The Herm Edwards Guide to Writing (part one)

I love football. If you’ve seen the news at all, you know that a certain player has been charged with some pretty serious crimes. This reminded me of clips I had seen from Herm Edwards, longtime player and coach, in his speech at the NFL Rookie Symposium. Turns out the whole thing is on YouTube. Watching it, there is a lot of points that apply to writing (and, really, life), so I’ll break it down here:

(Update: apparently it’s not embedding. Curses. Linked now)

Not many things in life are free. Some are., but not much. Be prepared to spend some money and treat this as an investment.

Nobody cares.  This is really life advise- but there aren’t excuses. Not for writing poorly, not for having an unedited (or poorly edited) book, not for having a horrible cover, plot, anything. The reader does not care. They want a good book, that’s it. As writers, we talk about a lot of stuff around writing, on twitter, on tumblr, on G+, on our blogs and websites. None of that matters to the person who just wants to sit down with a good book. Don’t think it does.

It’s not a right, it’s a privilege. Just because you finished a manuscript does not mean you should be published. With the ease of self-publishing, you can, but that’s about it. Think about every book you’ve read that you loved, that moved you. Think about those authors; there aren’t many of them. It’s a privilege to be able to write something that people love. As above, don’t think just because your book exists that it is the greatest thing ever. You should be proud you did it- like the college football player, it’s no small feat, but it doesn’t mean you’re a superstar.

God gave you talent: That’s not to start a theology debate, just to say whatever talent you have, you were not the one who gave it to you, be it a little or a lot. Live up to your talent. Improve your talent. If you watch sports, you see that there are always ‘busts’, massively talented individuals who fail to perform to even regular expectations. You still have to put in the work, practice, improve. And if you only have a little and you work your butt off? You’re better than the person with all the talent in the world who does no work.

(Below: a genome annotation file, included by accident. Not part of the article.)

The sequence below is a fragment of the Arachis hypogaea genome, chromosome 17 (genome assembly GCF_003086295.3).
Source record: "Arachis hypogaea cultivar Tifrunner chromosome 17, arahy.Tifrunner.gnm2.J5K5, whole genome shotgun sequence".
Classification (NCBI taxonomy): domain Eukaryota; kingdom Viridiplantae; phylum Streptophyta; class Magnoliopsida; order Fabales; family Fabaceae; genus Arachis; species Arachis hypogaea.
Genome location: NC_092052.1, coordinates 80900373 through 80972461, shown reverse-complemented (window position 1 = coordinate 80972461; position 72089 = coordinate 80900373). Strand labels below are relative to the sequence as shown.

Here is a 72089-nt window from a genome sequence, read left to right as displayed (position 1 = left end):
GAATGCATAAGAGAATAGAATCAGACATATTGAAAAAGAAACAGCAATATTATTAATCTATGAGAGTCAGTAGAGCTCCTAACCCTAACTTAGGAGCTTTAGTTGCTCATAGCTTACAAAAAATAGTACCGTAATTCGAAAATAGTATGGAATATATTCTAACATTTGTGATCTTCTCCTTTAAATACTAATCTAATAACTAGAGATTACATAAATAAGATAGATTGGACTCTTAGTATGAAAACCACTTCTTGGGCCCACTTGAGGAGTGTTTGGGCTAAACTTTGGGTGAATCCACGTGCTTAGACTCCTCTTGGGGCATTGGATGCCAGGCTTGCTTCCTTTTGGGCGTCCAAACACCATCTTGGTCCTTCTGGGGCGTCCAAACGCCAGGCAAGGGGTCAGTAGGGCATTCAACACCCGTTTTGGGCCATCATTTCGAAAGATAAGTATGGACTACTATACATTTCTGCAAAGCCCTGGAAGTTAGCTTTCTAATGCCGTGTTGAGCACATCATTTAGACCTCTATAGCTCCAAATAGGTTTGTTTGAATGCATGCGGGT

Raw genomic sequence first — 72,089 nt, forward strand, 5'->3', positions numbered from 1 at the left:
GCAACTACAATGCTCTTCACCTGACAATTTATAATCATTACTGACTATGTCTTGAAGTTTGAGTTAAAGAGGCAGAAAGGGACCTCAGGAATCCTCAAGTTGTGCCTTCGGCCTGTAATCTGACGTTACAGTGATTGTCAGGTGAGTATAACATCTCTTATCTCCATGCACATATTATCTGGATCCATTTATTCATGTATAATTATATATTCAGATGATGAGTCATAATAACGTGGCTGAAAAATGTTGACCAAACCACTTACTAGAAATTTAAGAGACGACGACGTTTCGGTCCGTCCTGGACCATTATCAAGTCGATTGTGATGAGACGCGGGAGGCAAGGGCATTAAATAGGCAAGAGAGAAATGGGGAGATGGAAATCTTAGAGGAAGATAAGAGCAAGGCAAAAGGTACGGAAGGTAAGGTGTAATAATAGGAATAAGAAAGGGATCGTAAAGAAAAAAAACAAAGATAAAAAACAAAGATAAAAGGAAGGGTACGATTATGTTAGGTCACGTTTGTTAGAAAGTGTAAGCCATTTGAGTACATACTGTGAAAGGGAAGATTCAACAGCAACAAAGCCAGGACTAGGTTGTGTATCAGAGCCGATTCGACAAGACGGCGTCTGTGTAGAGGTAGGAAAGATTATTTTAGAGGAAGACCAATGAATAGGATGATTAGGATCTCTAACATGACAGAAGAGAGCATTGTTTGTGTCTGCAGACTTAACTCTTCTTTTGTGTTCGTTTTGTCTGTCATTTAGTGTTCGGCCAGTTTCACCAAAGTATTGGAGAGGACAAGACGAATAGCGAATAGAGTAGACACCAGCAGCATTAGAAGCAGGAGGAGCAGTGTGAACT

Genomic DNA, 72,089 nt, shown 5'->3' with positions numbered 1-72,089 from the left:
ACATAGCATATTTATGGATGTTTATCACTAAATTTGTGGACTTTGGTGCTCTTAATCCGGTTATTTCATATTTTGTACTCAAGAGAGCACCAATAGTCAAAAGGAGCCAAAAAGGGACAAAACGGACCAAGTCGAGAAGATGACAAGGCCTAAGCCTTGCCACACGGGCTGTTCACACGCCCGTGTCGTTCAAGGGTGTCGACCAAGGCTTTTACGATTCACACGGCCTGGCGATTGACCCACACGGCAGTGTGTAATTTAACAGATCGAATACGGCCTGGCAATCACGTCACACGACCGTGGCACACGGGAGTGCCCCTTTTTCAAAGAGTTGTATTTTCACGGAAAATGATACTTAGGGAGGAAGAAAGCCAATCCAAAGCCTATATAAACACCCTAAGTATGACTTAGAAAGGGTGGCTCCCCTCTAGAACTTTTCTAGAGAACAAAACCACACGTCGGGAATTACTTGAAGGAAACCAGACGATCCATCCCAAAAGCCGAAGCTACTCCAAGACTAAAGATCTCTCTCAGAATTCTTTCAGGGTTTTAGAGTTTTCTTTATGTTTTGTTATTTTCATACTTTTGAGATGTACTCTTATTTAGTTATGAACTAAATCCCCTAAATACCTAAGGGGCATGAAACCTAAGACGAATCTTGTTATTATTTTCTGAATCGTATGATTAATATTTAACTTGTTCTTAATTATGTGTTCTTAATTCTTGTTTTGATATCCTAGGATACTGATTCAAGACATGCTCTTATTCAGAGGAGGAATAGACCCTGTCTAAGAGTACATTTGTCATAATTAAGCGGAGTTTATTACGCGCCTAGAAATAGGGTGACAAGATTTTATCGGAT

Have Priories: Where does writing fall on it? I’ve talked about goals before. If writing is near the bottom (or even fourth or fifth), I have bad news for you: You’re probably not a writer. You may write, and there’s noting wrong with that- but it’s a hobby (more on that in a bit). Megan Paasch is taking the summer off to be with her kids & husband. Does that mean she’s not going to get writing done? Lord, no. She has her priories, and family should be pretty high on them. But too many above writing, and pretty soon, you’re not a writer.

Your Habits Create who you are: I love this statement. What are your habits, specifically when it comes to writing? In the internet age we live in, this is crucial. Write down your habits when you write- how often do you check email, twitter, facebook, etc? What about the habits before you write? Your habits define you, and your writing. Change them if you have to and be ruthless (it’s part of the reason I’m taking a week off– I’ve developed some bad habits that I need to break).

It’s Fickle: He speaks to a lot of this, but in short: Don’t think you’re bigger than it. Bigger than your book, than the industry, any of it. Your book might get shredded in reviews and you’re forgotten. You might never get discovered. No one is bigger than it, and you are not the exception. We have a saying in my (day job) profession: You’re only as good as your last project. That’s what people remember. Maybe your book takes off and everyone loves you- they might not in a year, in five, ever again. See the first point- you still have to put the work in.

In any case, it’s a great thing to watch, he has a ton of good advise in there. Hope you enjoy my putting a writing spin on it! Part 2 Monday.

DESR

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